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By The Telegraph Online
  • Published 15.11.01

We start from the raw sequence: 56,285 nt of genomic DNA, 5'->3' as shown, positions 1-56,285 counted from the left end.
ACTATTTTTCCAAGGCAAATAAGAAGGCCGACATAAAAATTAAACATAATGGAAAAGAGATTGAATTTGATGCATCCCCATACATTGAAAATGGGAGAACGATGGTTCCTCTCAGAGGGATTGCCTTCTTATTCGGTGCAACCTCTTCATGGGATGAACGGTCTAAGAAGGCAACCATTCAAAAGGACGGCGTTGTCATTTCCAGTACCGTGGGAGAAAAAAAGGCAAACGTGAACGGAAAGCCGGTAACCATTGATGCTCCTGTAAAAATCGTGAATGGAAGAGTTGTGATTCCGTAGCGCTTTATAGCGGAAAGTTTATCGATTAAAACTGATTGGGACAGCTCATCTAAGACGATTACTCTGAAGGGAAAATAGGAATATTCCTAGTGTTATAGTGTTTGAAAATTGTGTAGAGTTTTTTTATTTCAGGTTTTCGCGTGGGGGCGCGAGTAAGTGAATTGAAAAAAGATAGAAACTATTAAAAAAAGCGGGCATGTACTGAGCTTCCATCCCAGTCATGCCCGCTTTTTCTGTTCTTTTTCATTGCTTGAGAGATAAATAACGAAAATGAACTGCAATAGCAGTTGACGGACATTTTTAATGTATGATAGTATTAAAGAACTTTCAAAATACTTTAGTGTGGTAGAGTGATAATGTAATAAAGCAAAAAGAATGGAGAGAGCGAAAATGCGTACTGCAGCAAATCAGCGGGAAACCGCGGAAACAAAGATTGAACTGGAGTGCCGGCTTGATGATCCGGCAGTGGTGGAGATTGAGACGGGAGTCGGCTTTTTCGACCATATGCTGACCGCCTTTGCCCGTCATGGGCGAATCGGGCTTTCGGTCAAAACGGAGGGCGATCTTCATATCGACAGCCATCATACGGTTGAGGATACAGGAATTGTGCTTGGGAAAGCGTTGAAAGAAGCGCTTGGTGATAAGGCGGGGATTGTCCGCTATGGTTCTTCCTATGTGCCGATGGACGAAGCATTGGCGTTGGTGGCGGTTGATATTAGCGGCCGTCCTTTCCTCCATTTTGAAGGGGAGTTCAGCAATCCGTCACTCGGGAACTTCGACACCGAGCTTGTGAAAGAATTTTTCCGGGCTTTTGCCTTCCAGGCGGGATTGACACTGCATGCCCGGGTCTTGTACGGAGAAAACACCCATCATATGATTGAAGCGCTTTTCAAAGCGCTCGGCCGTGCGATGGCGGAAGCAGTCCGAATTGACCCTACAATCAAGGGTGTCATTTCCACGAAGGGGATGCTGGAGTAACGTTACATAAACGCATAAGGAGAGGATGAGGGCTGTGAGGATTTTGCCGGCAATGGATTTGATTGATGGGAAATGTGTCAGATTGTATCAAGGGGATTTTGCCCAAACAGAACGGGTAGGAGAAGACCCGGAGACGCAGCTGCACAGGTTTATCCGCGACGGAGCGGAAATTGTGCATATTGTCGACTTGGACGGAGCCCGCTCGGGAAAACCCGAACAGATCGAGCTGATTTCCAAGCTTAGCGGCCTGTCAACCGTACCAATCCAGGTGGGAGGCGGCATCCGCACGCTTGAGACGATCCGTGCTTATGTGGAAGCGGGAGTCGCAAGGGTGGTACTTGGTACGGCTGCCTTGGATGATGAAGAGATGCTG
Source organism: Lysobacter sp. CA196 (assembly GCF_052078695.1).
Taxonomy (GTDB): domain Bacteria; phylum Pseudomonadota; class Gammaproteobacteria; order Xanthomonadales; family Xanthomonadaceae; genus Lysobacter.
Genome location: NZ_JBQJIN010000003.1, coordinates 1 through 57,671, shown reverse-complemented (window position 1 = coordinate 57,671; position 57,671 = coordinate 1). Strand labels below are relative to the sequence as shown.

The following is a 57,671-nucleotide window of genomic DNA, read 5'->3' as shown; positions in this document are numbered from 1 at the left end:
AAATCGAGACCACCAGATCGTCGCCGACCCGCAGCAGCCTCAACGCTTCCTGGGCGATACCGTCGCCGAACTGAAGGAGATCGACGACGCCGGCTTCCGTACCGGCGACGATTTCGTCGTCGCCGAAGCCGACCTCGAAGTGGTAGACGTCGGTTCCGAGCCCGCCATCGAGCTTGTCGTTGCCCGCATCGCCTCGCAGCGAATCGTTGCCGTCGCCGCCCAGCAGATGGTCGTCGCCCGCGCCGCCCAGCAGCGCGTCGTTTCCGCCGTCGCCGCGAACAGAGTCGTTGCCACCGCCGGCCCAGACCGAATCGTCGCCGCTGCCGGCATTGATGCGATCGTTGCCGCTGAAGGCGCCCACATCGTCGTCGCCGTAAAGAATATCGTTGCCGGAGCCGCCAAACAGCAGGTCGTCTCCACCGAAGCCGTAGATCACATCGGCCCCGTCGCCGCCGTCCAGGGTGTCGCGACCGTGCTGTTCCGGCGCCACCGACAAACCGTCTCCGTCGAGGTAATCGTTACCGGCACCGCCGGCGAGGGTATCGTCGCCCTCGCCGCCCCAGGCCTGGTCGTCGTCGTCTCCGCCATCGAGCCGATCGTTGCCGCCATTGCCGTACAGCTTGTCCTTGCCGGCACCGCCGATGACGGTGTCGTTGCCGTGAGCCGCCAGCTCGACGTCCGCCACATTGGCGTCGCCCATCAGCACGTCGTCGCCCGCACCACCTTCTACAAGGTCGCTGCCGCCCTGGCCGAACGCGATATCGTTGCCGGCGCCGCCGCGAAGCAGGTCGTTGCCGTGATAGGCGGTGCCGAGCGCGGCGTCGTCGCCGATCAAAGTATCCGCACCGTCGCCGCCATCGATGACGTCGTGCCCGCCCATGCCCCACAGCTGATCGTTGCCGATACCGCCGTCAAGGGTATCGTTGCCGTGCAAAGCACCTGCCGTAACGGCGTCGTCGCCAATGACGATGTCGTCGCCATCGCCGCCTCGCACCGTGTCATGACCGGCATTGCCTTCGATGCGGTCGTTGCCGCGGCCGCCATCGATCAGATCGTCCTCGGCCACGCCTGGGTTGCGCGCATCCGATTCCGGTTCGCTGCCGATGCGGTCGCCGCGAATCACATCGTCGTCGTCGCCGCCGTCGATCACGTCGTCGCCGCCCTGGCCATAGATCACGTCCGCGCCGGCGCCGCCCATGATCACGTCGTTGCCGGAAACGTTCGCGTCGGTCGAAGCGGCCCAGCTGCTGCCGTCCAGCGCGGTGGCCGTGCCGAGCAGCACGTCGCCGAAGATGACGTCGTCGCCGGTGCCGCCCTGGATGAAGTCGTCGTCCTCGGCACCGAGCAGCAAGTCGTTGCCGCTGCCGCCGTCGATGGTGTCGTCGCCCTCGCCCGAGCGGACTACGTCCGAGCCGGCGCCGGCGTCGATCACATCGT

Plunging into a blame game is a cynical way of responding to a human tragedy. Neither UNICEF nor the Assam government covered itself in glory by trying to hold each other responsible for the tragic turn to the pulse vitamin A programme in the state. It was shocking that the vaccination programme, which was meant to reduce risks of child mortality and improve immunization, resulted in hundreds of children falling sick. At least one death . of a two-year-old child . was confirmed in the first reports. UNICEF's disclaimer that there was nothing wrong either with the vaccine or the dosage seemed to have come too early. True, the programme had been implemented successfully not only in several other states but also in many parts of Assam. One would think UNICEF should have first tried to ascertain how and why things went wrong in the affected parts of Assam. There were two departures from the past programmes. The dosage was increased from 2.5 to 5 millilitre and the vaccine was administered in cups, not with spoons as before, to avoid contamination. Some experts suspect that the health workers implementing the programme had not been adequately trained to familiarize themselves with the changes.Their other complaint, that the children could have been actually given an overdose by inexperienced health workers, needs to be closely examined. But the way the state health minister,Mr Bhumidhar Barman,sought to pass the blame to UNICEF and the .paramedics. also looks like an appalling abdication of responsibility. It is incredible that a health minister is trying to wash the government's hands of a UNICEF project by blaming semi-skilled health workers who after all are part of the state's healthcare system. This is not the first time that a vaccination or immunization programme for children has been caught in a tragic controversy. About a year ago, tragedy struck a pulse polio programme in some districts of West Bengal. Obviously, not enough care is always taken to ensure that such programmes are implemented with extreme caution and foolproof expertise. Both the Assam government, which has ordered an administrative inquiry, and UNICEF should spare no efforts to find out where exactly things went wrong. In fact, instead of apportioning blame, they should join hands in the investigation because the risks are too incalculably costly and leave no room for oneupmanship. UNICEF's local managers should realize that their responsibilities extend far beyond funding such programmes. If a state lacks the infrastructure necessary to properly implement these, it should be UNICEF's duty to point out the lacunae and get things in place before the projects are launched. And, since Mr Barman himself has cast doubts on the expertise of the paramedics,he has an urgent task of upgrading their training.